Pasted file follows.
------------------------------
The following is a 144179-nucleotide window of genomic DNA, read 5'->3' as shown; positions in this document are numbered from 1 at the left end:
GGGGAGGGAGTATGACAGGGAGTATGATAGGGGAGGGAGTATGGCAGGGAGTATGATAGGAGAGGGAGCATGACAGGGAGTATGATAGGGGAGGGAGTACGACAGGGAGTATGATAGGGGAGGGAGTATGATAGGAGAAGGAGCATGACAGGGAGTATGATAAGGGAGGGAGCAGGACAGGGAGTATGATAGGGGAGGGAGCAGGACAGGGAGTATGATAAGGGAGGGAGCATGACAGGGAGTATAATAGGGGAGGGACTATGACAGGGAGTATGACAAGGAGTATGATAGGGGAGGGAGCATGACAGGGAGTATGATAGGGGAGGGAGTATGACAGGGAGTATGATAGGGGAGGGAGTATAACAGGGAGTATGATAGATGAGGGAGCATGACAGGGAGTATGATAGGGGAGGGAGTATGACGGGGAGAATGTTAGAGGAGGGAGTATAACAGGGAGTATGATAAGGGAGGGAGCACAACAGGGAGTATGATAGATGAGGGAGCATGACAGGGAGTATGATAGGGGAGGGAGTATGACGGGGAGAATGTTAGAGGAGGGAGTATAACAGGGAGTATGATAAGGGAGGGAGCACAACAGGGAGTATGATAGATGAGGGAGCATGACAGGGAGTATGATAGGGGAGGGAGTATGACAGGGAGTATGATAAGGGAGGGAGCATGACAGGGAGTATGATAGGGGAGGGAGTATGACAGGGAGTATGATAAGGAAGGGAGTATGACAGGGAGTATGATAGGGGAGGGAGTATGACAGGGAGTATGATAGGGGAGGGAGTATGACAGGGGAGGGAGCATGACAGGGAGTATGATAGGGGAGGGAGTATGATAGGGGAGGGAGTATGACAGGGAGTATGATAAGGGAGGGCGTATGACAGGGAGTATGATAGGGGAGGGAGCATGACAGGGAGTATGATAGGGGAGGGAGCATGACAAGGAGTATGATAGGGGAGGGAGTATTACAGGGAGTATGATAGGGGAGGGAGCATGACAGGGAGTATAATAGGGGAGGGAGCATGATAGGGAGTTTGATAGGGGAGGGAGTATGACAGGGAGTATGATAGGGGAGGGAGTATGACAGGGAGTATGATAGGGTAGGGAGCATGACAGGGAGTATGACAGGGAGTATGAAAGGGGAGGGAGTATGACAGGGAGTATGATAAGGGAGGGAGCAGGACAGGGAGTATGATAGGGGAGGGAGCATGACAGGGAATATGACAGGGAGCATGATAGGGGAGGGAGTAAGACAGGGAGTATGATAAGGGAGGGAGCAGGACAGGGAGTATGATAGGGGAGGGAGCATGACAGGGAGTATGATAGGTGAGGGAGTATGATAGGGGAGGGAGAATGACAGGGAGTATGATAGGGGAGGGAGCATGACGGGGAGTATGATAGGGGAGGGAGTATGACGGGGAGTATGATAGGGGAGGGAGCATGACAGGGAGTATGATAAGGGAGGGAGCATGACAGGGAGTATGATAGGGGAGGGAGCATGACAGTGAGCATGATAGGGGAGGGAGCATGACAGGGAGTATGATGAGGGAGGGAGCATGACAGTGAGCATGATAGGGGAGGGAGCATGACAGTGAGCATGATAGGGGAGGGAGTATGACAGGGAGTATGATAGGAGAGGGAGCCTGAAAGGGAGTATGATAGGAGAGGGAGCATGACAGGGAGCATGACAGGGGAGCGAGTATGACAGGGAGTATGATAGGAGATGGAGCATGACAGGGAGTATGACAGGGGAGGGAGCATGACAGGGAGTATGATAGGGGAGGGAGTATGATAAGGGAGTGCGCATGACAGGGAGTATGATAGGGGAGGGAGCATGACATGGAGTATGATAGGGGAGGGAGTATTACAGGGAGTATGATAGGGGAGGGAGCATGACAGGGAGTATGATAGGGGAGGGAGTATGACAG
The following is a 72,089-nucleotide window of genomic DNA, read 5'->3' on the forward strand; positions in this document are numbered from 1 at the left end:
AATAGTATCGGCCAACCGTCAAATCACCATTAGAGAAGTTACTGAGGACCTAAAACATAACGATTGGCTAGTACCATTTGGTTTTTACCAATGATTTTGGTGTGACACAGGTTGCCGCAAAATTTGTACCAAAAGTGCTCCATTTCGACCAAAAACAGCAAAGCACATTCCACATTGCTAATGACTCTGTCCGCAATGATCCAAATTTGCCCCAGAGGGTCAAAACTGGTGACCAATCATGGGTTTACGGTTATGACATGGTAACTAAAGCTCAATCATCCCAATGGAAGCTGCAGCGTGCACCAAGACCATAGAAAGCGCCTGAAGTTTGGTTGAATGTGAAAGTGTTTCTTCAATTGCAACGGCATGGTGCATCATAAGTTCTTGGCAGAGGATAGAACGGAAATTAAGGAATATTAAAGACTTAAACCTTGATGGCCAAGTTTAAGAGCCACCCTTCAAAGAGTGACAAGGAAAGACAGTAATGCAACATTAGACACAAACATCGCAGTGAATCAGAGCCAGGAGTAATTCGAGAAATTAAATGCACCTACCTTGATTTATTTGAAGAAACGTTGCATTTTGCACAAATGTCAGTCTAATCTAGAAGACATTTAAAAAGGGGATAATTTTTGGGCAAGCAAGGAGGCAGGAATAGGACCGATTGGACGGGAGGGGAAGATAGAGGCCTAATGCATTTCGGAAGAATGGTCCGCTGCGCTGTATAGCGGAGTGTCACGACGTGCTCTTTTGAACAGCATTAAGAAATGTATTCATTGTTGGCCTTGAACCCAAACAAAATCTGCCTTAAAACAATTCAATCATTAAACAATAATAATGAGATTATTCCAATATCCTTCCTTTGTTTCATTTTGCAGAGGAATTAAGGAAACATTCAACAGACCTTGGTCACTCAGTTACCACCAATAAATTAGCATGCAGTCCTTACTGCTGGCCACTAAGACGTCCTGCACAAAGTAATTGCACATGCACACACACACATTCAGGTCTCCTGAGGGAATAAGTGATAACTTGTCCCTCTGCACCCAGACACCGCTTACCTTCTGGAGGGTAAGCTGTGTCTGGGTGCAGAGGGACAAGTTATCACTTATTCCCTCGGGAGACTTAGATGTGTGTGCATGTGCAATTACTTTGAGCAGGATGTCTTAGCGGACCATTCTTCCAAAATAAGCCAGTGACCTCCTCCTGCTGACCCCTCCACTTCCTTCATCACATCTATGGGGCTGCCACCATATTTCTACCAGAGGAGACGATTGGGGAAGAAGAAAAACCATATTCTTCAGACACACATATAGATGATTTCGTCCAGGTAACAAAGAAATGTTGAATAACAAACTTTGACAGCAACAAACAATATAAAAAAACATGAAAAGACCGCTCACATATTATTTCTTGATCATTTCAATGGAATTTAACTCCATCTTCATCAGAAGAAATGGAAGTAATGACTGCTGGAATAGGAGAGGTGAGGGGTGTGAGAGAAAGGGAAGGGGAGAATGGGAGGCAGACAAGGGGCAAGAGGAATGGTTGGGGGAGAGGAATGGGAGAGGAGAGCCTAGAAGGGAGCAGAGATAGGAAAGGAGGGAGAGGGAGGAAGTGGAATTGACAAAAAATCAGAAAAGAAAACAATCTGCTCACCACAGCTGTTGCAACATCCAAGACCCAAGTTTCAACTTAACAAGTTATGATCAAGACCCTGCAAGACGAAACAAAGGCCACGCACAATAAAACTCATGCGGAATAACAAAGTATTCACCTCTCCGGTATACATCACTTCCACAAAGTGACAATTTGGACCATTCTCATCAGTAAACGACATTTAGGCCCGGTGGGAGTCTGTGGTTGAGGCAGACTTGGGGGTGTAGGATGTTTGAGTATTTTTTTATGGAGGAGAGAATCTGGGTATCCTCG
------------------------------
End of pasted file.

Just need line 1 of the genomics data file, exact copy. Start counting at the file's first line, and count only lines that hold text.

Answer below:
The following is a 144179-nucleotide window of genomic DNA, read 5'->3' as shown; positions in this document are numbered from 1 at the left end: